Compare any two graphics cards:
GeForce 8500 GT vs Radeon HD 5770
IntroThe GeForce 8500 GT features a GPU core clock speed of 450 MHz, and the 512 MB of DDR2 memory runs at 400 MHz through a 128-bit bus. It also features 16 Stream Processors, 8 Texture Address Units, and 4 Raster Operation Units.
Compare all of that to the Radeon HD 5770, which comes with GPU core speed of 850 MHz, and 1024 MB of GDDR5 memory set to run at 1200 MHz through a 128-bit bus. It also features 800(160x5) SPUs, 40 TAUs, and 16 ROPs.
Power Usage and Theoretical Benchmarks
Power Consumption (Max TDP)
The Radeon HD 5770, in theory, should perform quite a bit faster than the GeForce 8500 GT in general. (explain)
Texel RateThe Radeon HD 5770 will be a lot (approximately 844%) faster with regards to anisotropic filtering than the GeForce 8500 GT. (explain)
Pixel RateThe Radeon HD 5770 is a lot (about 656%) faster with regards to full screen anti-aliasing than the GeForce 8500 GT, and also will be capable of handling higher screen resolutions more effectively. (explain)
Please note that the above 'benchmarks' are all just theoretical - the results were calculated based on the card's specifications, and real-world performance may (and probably will) vary at least a bit.
Please note that the price comparisons are based on search keywords - sometimes it might show cards with very similar names that are not exactly the same as the one chosen in the comparison. We do try to filter out the wrong results as best we can, though.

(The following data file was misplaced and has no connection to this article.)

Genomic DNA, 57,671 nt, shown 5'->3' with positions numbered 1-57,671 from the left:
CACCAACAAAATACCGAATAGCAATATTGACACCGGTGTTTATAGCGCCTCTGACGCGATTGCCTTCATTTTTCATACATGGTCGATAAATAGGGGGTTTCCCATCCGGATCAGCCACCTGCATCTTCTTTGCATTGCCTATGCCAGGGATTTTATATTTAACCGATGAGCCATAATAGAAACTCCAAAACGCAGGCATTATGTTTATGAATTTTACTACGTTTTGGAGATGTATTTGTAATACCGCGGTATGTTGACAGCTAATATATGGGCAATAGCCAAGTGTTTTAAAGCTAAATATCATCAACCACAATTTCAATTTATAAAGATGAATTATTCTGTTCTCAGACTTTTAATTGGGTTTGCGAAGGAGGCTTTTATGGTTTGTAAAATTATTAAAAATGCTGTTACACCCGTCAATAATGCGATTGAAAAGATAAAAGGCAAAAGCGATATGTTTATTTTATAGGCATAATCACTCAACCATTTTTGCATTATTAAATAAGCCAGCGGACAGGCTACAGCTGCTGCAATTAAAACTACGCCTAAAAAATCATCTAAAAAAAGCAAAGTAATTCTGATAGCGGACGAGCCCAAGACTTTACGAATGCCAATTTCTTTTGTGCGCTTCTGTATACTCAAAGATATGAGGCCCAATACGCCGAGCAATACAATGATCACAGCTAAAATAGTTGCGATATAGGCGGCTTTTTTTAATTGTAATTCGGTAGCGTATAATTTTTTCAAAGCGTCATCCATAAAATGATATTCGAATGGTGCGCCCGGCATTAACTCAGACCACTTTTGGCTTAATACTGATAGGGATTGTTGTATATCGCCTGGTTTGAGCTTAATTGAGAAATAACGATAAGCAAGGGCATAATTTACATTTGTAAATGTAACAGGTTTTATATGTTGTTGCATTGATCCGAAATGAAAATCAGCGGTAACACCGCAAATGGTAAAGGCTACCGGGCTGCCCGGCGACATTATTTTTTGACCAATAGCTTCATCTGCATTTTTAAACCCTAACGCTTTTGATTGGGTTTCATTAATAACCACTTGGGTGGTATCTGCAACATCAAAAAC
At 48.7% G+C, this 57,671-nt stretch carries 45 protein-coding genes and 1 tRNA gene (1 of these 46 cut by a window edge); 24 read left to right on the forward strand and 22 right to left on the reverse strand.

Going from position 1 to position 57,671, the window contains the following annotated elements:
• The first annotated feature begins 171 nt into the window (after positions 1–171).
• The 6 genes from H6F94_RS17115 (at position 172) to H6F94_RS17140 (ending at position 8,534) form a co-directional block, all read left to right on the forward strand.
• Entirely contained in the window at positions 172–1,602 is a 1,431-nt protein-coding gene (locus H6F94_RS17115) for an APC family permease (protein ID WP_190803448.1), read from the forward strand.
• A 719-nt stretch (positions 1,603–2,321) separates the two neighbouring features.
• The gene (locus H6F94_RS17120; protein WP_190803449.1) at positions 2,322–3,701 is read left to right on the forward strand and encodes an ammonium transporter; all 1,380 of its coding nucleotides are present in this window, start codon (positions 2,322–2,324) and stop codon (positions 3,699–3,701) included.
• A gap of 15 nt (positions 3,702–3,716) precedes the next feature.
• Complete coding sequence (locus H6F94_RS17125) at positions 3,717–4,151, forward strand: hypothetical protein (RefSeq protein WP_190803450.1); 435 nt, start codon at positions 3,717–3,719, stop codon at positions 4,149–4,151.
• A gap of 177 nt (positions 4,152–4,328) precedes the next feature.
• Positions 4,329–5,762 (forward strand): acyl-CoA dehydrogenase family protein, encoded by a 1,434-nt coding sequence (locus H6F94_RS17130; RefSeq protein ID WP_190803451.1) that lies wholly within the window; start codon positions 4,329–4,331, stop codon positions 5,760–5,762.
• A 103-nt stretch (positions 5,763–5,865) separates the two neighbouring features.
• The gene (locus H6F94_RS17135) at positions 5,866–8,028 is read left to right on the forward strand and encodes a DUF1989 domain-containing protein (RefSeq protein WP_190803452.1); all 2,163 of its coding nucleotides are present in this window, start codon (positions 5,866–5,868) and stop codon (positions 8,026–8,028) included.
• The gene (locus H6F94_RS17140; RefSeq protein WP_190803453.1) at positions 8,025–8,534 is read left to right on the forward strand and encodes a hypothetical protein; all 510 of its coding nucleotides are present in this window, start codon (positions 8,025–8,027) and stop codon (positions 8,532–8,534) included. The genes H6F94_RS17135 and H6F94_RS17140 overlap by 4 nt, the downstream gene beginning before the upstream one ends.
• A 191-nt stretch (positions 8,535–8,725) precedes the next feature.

Memory Bandwidth: Bandwidth is the max amount of information (in units of megabytes per second) that can be transported past the external memory interface within a second. It's calculated by multiplying the bus width by the speed of its memory. If it uses DDR RAM, the result should be multiplied by 2 again. If DDR5, multiply by 4 instead. The better the card's memory bandwidth, the better the card will be in general. It especially helps with anti-aliasing, High Dynamic Range and higher screen resolutions.
Texel Rate: Texel rate is the maximum amount of texture map elements (texels) that can be applied per second. This figure is calculated by multiplying the total texture units by the core clock speed of the chip. The better the texel rate, the better the graphics card will be at handling texture filtering (anisotropic filtering - AF). It is measured in millions of texels processed in a second.
Pixel Rate: Pixel rate is the most pixels that the graphics chip can possibly write to its local memory per second - measured in millions of pixels per second. The number is worked out by multiplying the number of Raster Operations Pipelines by the clock speed of the card. ROPs (Raster Operations Pipelines - also called Render Output Units) are responsible for drawing the pixels (image) on the screen. The actual pixel fill rate is also dependant on many other factors, most notably the memory bandwidth of the card - the lower the memory bandwidth is, the lower the potential to get to the maximum fill rate.